One of the main difficulties in even formulating refined versions of generalizations of Serre’s conjecture is in prescribing the weights; the approach taken in [4] and subsequent papers, at least if is wildly ramified at primes over , is to do this in terms of Hodge–Tate weights of crystalline lifts of . The main purpose of this paper is to make the recipe for the set of weights more explicit. In view of the connection between Serre weights and crystalline lifts, this amounts to a conjecture in explicit -adic Hodge theory about wild ramification in reductions of crystalline Galois representations.

We now explain this in more detail. Let be a totally real number field, its ring of integers, a non-zero ideal of , the set of embeddings and suppose with all and of the same parity. A construction completed by Taylor in [25] then associates a -adic Galois representation to each Hecke eigenform in the space of Hilbert modular cusp forms of weight and level . One then expects that every continuous, irreducible, totally odd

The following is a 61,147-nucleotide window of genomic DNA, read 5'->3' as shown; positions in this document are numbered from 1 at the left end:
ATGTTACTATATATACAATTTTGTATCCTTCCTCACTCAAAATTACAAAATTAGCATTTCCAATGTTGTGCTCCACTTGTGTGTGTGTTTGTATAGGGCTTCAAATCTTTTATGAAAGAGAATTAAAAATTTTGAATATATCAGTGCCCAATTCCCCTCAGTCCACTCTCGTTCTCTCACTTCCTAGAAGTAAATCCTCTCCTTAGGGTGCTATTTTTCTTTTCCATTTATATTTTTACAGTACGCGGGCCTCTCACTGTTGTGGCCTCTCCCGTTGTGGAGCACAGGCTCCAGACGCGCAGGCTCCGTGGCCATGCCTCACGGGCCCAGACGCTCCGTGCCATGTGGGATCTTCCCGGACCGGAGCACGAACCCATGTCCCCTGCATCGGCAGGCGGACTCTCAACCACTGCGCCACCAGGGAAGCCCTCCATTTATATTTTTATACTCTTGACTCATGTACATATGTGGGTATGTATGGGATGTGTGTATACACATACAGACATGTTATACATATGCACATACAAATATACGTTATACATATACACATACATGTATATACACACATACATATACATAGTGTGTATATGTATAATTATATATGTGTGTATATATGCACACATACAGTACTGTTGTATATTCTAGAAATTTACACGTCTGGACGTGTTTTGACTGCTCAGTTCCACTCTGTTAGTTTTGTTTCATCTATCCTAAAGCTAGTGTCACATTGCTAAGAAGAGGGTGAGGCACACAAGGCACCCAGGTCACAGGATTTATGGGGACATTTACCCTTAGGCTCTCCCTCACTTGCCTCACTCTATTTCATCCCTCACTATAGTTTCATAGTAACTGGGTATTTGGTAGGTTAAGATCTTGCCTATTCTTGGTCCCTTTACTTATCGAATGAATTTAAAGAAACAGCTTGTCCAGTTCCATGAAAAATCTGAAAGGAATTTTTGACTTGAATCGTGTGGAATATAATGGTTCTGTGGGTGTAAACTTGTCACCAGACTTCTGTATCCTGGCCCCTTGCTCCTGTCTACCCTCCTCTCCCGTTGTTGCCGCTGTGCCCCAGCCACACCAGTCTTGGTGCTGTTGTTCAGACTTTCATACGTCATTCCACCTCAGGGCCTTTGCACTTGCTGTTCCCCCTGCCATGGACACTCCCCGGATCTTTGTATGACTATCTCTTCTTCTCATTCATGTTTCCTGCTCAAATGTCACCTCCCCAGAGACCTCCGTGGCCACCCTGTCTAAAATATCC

is modular in the sense that it is arises as the reduction of such a Galois representation. One further expects that the prime-to- part of the minimal level from which arises is its Artin conductor, but the prediction of the possible weights is more subtle. If is unramified in , then a recipe is given in [4] in terms of the restrictions of to decomposition groups at primes over . An interesting feature of this recipe not so apparent over is the dependence of the conjectured weights on the associated local extension class when the restriction at is reducible. If

(1)

for some characters , then the resulting short exact sequence